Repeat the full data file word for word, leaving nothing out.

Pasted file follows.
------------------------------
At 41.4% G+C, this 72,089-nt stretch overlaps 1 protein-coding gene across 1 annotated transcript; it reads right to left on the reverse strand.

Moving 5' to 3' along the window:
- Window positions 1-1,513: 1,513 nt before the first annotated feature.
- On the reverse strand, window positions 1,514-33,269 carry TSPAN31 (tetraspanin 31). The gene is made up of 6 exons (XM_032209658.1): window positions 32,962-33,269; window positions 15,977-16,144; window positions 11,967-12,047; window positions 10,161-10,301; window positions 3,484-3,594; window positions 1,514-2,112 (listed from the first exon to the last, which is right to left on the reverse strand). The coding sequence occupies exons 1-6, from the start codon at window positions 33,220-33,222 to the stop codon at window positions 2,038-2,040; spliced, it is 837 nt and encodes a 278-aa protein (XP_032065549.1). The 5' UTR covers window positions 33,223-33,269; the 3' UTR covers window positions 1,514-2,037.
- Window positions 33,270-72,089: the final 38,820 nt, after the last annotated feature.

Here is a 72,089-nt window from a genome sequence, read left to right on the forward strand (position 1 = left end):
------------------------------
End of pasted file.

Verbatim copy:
At 41.4% G+C, this 72,089-nt stretch overlaps 1 protein-coding gene across 1 annotated transcript; it reads right to left on the reverse strand.

Moving 5' to 3' along the window:
- Window positions 1-1,513: 1,513 nt before the first annotated feature.
- On the reverse strand, window positions 1,514-33,269 carry TSPAN31 (tetraspanin 31). The gene is made up of 6 exons (XM_032209658.1): window positions 32,962-33,269; window positions 15,977-16,144; window positions 11,967-12,047; window positions 10,161-10,301; window positions 3,484-3,594; window positions 1,514-2,112 (listed from the first exon to the last, which is right to left on the reverse strand). The coding sequence occupies exons 1-6, from the start codon at window positions 33,220-33,222 to the stop codon at window positions 2,038-2,040; spliced, it is 837 nt and encodes a 278-aa protein (XP_032065549.1). The 5' UTR covers window positions 33,223-33,269; the 3' UTR covers window positions 1,514-2,037.
- Window positions 33,270-72,089: the final 38,820 nt, after the last annotated feature.

Here is a 72,089-nt window from a genome sequence, read left to right on the forward strand (position 1 = left end):